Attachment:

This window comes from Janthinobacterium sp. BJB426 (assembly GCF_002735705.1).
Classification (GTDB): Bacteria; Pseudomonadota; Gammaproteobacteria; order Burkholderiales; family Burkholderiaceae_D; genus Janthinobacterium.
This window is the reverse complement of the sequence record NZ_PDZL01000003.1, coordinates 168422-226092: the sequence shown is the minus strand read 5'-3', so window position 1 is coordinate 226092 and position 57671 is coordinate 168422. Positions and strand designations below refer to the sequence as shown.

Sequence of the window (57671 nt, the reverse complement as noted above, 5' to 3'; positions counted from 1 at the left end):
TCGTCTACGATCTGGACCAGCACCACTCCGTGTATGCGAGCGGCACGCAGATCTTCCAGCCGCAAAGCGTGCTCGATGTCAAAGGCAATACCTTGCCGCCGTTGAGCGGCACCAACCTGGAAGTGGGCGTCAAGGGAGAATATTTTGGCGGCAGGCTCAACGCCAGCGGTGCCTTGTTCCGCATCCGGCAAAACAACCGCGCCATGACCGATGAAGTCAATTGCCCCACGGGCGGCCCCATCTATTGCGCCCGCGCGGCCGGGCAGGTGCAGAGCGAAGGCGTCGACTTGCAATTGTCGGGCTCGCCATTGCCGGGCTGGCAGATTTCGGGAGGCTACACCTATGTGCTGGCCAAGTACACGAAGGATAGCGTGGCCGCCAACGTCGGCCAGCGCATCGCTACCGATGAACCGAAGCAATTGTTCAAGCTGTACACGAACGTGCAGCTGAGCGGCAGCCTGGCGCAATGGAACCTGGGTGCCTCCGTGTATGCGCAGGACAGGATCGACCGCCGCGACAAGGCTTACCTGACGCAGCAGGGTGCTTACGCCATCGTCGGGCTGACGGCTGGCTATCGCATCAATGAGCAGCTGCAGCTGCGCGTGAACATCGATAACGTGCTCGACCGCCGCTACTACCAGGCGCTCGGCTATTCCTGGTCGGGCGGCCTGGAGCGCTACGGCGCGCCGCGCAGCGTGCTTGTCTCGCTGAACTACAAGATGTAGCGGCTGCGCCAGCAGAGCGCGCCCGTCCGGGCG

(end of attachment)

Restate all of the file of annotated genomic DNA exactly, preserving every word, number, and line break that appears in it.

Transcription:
This window comes from Janthinobacterium sp. BJB426 (assembly GCF_002735705.1).
Classification (GTDB): Bacteria; Pseudomonadota; Gammaproteobacteria; order Burkholderiales; family Burkholderiaceae_D; genus Janthinobacterium.
This window is the reverse complement of the sequence record NZ_PDZL01000003.1, coordinates 168422-226092: the sequence shown is the minus strand read 5'-3', so window position 1 is coordinate 226092 and position 57671 is coordinate 168422. Positions and strand designations below refer to the sequence as shown.

Sequence of the window (57671 nt, the reverse complement as noted above, 5' to 3'; positions counted from 1 at the left end):
TCGTCTACGATCTGGACCAGCACCACTCCGTGTATGCGAGCGGCACGCAGATCTTCCAGCCGCAAAGCGTGCTCGATGTCAAAGGCAATACCTTGCCGCCGTTGAGCGGCACCAACCTGGAAGTGGGCGTCAAGGGAGAATATTTTGGCGGCAGGCTCAACGCCAGCGGTGCCTTGTTCCGCATCCGGCAAAACAACCGCGCCATGACCGATGAAGTCAATTGCCCCACGGGCGGCCCCATCTATTGCGCCCGCGCGGCCGGGCAGGTGCAGAGCGAAGGCGTCGACTTGCAATTGTCGGGCTCGCCATTGCCGGGCTGGCAGATTTCGGGAGGCTACACCTATGTGCTGGCCAAGTACACGAAGGATAGCGTGGCCGCCAACGTCGGCCAGCGCATCGCTACCGATGAACCGAAGCAATTGTTCAAGCTGTACACGAACGTGCAGCTGAGCGGCAGCCTGGCGCAATGGAACCTGGGTGCCTCCGTGTATGCGCAGGACAGGATCGACCGCCGCGACAAGGCTTACCTGACGCAGCAGGGTGCTTACGCCATCGTCGGGCTGACGGCTGGCTATCGCATCAATGAGCAGCTGCAGCTGCGCGTGAACATCGATAACGTGCTCGACCGCCGCTACTACCAGGCGCTCGGCTATTCCTGGTCGGGCGGCCTGGAGCGCTACGGCGCGCCGCGCAGCGTGCTTGTCTCGCTGAACTACAAGATGTAGCGGCTGCGCCAGCAGAGCGCGCCCGTCCGGGCG